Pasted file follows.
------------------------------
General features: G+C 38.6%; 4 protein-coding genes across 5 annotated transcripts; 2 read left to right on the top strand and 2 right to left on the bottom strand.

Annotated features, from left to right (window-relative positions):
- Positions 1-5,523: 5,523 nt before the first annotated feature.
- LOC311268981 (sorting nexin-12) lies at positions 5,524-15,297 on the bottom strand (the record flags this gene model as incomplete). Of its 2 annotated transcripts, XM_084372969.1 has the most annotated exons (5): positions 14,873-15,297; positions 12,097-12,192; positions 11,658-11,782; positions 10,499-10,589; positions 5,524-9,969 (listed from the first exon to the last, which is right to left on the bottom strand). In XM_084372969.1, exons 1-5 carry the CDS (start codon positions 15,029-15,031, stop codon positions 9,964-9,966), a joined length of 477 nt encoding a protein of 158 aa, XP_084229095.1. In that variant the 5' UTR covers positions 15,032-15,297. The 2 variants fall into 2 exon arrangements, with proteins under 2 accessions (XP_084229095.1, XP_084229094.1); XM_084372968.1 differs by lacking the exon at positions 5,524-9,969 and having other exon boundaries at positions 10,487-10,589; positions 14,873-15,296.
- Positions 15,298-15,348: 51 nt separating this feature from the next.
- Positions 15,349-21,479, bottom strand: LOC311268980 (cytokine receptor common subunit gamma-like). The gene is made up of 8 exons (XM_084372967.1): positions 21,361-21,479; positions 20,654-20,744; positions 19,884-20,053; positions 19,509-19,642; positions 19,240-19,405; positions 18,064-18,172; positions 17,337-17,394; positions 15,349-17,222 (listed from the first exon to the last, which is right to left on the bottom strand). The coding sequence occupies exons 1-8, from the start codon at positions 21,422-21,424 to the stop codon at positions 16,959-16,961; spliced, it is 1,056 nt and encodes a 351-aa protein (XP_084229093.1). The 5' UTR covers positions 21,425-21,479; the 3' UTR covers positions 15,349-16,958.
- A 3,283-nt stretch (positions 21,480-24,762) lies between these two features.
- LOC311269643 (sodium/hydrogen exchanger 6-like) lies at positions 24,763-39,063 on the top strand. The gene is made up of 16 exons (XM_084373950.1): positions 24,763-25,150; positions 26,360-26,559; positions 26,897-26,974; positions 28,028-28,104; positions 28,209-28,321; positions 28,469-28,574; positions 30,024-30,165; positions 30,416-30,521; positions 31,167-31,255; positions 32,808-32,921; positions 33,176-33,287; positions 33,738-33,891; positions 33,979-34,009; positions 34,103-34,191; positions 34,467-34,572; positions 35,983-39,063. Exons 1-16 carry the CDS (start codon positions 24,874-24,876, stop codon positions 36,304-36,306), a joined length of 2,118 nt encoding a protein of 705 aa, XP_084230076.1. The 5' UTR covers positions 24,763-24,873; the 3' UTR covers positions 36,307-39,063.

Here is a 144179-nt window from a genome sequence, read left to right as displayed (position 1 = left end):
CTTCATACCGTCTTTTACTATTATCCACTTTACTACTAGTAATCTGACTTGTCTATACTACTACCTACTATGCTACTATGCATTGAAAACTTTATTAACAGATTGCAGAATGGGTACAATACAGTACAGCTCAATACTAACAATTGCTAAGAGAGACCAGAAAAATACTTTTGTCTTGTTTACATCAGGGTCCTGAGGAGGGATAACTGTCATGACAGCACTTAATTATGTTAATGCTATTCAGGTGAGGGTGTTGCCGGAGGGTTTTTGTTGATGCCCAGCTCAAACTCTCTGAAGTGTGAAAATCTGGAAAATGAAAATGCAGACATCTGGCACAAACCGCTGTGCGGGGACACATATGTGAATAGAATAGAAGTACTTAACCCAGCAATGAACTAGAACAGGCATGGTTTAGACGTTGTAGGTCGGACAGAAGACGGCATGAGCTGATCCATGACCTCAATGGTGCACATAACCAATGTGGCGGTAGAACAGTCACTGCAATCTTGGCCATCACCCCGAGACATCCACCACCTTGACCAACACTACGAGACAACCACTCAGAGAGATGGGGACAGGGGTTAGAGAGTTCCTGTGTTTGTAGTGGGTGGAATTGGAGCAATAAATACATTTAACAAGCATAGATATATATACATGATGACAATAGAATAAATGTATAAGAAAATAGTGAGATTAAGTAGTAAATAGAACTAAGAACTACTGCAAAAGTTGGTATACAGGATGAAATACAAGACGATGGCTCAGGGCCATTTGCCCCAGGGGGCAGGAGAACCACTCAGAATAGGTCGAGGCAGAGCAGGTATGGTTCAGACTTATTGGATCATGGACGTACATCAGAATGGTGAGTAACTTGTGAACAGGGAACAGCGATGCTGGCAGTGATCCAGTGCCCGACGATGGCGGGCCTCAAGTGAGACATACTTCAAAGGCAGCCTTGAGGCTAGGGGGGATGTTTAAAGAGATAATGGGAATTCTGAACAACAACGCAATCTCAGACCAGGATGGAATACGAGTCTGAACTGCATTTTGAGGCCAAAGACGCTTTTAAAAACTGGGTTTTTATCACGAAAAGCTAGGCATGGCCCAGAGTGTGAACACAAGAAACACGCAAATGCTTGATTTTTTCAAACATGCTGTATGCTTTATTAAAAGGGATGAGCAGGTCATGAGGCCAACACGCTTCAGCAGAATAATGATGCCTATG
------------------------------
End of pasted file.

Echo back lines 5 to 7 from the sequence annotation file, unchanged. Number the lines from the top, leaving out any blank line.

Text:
- Positions 15,298-15,348: 51 nt separating this feature from the next.
- Positions 15,349-21,479, bottom strand: LOC311268980 (cytokine receptor common subunit gamma-like). The gene is made up of 8 exons (XM_084372967.1): positions 21,361-21,479; positions 20,654-20,744; positions 19,884-20,053; positions 19,509-19,642; positions 19,240-19,405; positions 18,064-18,172; positions 17,337-17,394; positions 15,349-17,222 (listed from the first exon to the last, which is right to left on the bottom strand). The coding sequence occupies exons 1-8, from the start codon at positions 21,422-21,424 to the stop codon at positions 16,959-16,961; spliced, it is 1,056 nt and encodes a 351-aa protein (XP_084229093.1). The 5' UTR covers positions 21,425-21,479; the 3' UTR covers positions 15,349-16,958.
- A 3,283-nt stretch (positions 21,480-24,762) lies between these two features.